This past week we took a road trip down to Asheville, North Carolina. We needed to get away, if only for a few days, plus there was the added benefit of getting to see a new piece of mine in person.
It’s a bit unusual for me to have done a piece that i might find necessary to see in situ, as particularly video is mostly the same wherever it is shown (though the place/people may always change… and it’s true my work has gone to some interesting places where i wish i could also have gone along… but that is one of its benefits, it can travel mostly anyplace very easily nowadays). So the difference here is that this is a print piece, and until the trip one that i had only seen on-screen, so when we realized we could make the trip down, it made total sense.
Plus, i was looking forward to visiting Asheville; i had stopped through once in college, and that was very short, but i remember having a nice impression of the place.
All in all it was a really good trip, and it was great to see the piece up. This is part of the Window project, run by artist Dawn Roe; she has an arrangement with the print shop Henco Reprographics, which is located on a main (and busy) thoroughfare in Asheville, where they print the work and provide the window space for it.
They very nicely showed me the piece before it went up in the window. I was impressed with how well the piece came out print, as one thing i was concerned about was the contrast balance between the background (long quotations) and the foreground large quote/video images. Then, later on after the piece was mounted in the window, i really enjoyed the contrast between seeing it up close, with all the detail, and seeing it from afar. The large quotation is pretty visible (depending on the light) even from across the street, so i’m very curious how passersby may interact with it.
The whole setup and location of Window works very well; as a whole Asheville’s downtown is walkable and pedestrian friendly, and this street is among the busiest. Lots of shops, restaurants, etc, so there is ample opportunity for the work to get seen (and it’s also located at one of the stops on the city history walking tour). So, there is the opportunity for the work to become one of those things that makes people pause, approach, and hopefully examine.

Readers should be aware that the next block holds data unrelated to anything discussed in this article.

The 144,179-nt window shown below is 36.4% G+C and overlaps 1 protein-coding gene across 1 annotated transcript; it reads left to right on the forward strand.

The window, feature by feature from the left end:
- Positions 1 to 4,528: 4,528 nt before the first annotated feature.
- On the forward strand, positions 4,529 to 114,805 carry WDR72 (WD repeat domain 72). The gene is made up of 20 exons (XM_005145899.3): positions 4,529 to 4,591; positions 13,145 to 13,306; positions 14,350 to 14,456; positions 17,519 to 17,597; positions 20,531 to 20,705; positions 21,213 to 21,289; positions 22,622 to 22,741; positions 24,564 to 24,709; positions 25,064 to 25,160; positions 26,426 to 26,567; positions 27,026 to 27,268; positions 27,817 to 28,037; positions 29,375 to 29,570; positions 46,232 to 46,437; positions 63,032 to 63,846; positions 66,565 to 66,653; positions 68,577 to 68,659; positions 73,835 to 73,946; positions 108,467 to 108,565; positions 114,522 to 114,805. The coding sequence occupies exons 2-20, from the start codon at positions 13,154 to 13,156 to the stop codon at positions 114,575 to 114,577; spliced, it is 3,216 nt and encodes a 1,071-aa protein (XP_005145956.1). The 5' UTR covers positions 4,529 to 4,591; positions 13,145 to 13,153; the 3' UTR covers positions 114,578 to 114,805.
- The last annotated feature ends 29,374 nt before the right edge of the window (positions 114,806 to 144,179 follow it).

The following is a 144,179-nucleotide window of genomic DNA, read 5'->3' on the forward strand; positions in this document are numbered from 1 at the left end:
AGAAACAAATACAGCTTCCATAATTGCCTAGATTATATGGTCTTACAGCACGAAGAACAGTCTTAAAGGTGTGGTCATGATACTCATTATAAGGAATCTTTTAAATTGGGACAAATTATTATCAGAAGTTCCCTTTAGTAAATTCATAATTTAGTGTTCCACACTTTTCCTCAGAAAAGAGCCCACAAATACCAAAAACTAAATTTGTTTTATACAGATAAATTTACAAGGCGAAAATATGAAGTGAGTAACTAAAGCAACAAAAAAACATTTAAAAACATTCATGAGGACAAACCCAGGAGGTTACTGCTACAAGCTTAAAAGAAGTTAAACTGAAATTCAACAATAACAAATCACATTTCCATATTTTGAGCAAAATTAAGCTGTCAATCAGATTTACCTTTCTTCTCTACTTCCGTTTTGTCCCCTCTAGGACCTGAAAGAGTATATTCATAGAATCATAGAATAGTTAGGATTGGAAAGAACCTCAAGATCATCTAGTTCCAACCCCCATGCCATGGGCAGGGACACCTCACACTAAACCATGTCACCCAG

This work has been pretty interesting for me in terms of the SS project. It was unexpected, but i feel a really good step to take that has brought me into little explored territory (where i need to go). In/voluntary Re/actions, as it’s called, is in some ways about the balance between detailed (and detached) analysis and the reflex mechanism. As much as we might want to step back and do the former, we are dominated by the latter. I’m very curious about what people’s response may be to this work, both to its small details and to the larger sweep of it, so i hope to hear about that. As surveillance takes over the streets of so many cities, i’m also interested to find out how people might analyze their own positions in street culture, wherever they are.
I did this mix of Fatherland back in 2008 (a couple of months before the ETC residency, where i did this remix), and recently found it again while looking through my files. I’ve always like this one, for a few reasons:
I love how the sound/image interplay works, when in the midst of the busiest and most dramatic part the image “trails” disappear, and all the turmoil is internalized in the images, and then at the very end the images of Quintin drift away;
this was an early play with the soundtrack having an input effect on the video;
it brings out a sense of the “history” of the matrix frame video process, a never ending stream of images.